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“Neighborhood Identifying Features” Are “Neighborhood Edifying Features” in Bagwell Company Developments

  The cathedral-like grandeur of the 250 year old barn, set to begin restoration on Saturday, May 20 in Whittier Heights, and the terrace provided it will create a venue for neighbors and guests to meet on formal and informal occasions.

Architect Robin McCaffrey, landscape designer Eric Antrim, and garden and tree expert Susan Folkert are busy creating Eden in Colleyville. McCaffrey serves on architectural control committees of David Bagwell Company developments and also provides design services. Among them are architectural plans for restoring a circa 1760 barn in Whittier Heights and a circa 1850 gristmill in Old Grove. McCaffrey also draws architectural details to help builders recreate lost elements of craftsmanship on the exterior of their homes and has begun preparing plans for Bagwell’s new Ensemble Homes collaboration with local builders.

Antrim’s artistry may be seen throughout Whittier Heights, Westmont, Broughton, and soon in Old Grove. Whether grand in scale, like the Benedict Hill Belvedere and the Whittier Heights Entry Spire, or smaller elaborations, such as stained glass lanterns and a wind harp at a gateway to McPherson Park, his designs contribute an abiding aesthetic appeal to each neighborhood.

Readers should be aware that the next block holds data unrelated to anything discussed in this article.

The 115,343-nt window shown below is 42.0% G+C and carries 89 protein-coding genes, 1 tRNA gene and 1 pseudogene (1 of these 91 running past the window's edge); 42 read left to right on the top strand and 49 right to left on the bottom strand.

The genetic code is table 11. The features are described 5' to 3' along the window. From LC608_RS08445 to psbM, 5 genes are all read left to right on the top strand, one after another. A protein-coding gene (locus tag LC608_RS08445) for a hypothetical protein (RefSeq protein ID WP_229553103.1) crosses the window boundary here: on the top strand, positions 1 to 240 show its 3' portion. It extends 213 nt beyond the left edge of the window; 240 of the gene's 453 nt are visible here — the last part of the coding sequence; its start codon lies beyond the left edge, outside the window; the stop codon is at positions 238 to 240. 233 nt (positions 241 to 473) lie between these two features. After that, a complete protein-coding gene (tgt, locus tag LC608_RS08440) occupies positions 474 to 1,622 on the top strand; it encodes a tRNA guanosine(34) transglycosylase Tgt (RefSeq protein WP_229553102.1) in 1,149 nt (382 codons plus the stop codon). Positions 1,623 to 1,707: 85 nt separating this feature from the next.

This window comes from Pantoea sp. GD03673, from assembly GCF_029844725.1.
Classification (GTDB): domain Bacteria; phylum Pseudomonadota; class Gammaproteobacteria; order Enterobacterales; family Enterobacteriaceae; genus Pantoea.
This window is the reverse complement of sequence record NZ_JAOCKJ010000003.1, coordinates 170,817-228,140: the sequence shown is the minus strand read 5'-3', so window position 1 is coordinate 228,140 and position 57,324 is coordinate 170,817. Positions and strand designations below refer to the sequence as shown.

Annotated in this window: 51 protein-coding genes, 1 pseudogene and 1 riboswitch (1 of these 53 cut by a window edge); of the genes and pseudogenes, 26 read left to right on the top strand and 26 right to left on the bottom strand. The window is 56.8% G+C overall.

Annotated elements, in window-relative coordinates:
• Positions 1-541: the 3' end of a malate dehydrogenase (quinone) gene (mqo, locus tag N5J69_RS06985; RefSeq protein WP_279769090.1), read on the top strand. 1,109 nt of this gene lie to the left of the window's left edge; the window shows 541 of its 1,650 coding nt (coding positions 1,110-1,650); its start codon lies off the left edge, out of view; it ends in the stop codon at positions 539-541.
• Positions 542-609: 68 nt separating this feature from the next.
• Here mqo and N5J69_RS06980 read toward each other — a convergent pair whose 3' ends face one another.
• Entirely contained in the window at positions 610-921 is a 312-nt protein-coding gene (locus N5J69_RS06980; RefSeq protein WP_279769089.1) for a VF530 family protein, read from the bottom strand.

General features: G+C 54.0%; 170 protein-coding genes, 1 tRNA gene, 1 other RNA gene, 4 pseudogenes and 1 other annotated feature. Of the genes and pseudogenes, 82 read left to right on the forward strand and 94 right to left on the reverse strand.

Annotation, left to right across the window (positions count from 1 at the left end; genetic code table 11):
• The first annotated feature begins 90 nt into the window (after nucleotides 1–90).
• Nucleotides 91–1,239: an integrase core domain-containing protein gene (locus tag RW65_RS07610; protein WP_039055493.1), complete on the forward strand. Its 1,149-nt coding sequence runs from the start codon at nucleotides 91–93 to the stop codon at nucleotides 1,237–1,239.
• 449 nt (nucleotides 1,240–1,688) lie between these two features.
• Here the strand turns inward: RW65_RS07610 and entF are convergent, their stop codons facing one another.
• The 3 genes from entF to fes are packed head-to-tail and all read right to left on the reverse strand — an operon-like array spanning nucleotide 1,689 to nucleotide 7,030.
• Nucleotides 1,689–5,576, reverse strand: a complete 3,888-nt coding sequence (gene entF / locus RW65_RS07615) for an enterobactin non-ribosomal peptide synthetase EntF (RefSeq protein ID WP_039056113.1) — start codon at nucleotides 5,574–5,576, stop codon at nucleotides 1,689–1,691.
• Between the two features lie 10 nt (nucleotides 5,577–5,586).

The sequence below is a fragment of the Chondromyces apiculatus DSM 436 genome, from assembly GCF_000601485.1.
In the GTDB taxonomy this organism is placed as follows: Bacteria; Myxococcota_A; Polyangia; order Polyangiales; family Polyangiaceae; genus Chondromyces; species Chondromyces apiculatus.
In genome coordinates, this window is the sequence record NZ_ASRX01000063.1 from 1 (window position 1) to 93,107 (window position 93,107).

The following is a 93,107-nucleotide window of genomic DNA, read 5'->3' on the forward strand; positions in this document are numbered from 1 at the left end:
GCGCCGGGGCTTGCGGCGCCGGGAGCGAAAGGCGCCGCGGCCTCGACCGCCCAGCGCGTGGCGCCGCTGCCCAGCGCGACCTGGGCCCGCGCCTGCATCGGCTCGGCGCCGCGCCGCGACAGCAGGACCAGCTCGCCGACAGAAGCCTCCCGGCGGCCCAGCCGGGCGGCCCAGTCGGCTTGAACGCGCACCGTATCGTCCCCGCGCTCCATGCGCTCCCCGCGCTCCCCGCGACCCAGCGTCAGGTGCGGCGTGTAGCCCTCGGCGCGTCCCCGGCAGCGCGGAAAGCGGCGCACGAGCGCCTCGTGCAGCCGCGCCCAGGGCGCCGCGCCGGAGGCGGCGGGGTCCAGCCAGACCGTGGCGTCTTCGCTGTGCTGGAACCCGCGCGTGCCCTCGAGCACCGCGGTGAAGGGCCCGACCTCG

Ms. Folkert uses her expertise in flowering plants, ornamental grasses, and climbing vines to burnish entryways and common areas of Bagwell Company developments. However, her knowledge of Colleyville-compatible trees and her ability to secure outstanding specimens are having the most dramatic impact. Each year the company plants thousands of trees in homebuyers’ yards, in neighborhood common areas, on city property, and at nearby school grounds.

Bagwell says, “As a result of these artists’ efforts, our communities are embellished with ‘Neighborhood Identifying Features’ that provide both visual definition and distinction. Several of these features serve as venues where people may meet and enjoy one another’s company. It’s from richly remembered times like these that the neighborhood social fabric is woven. In this way, ‘Neighborhood Identifying Features’ become ‘Neighborhood Edifying Features’ contributing to a Sense of Place that people cherish about where they live.”

For further information, contact Susan Folkert at 214/673-6754 or or click here.


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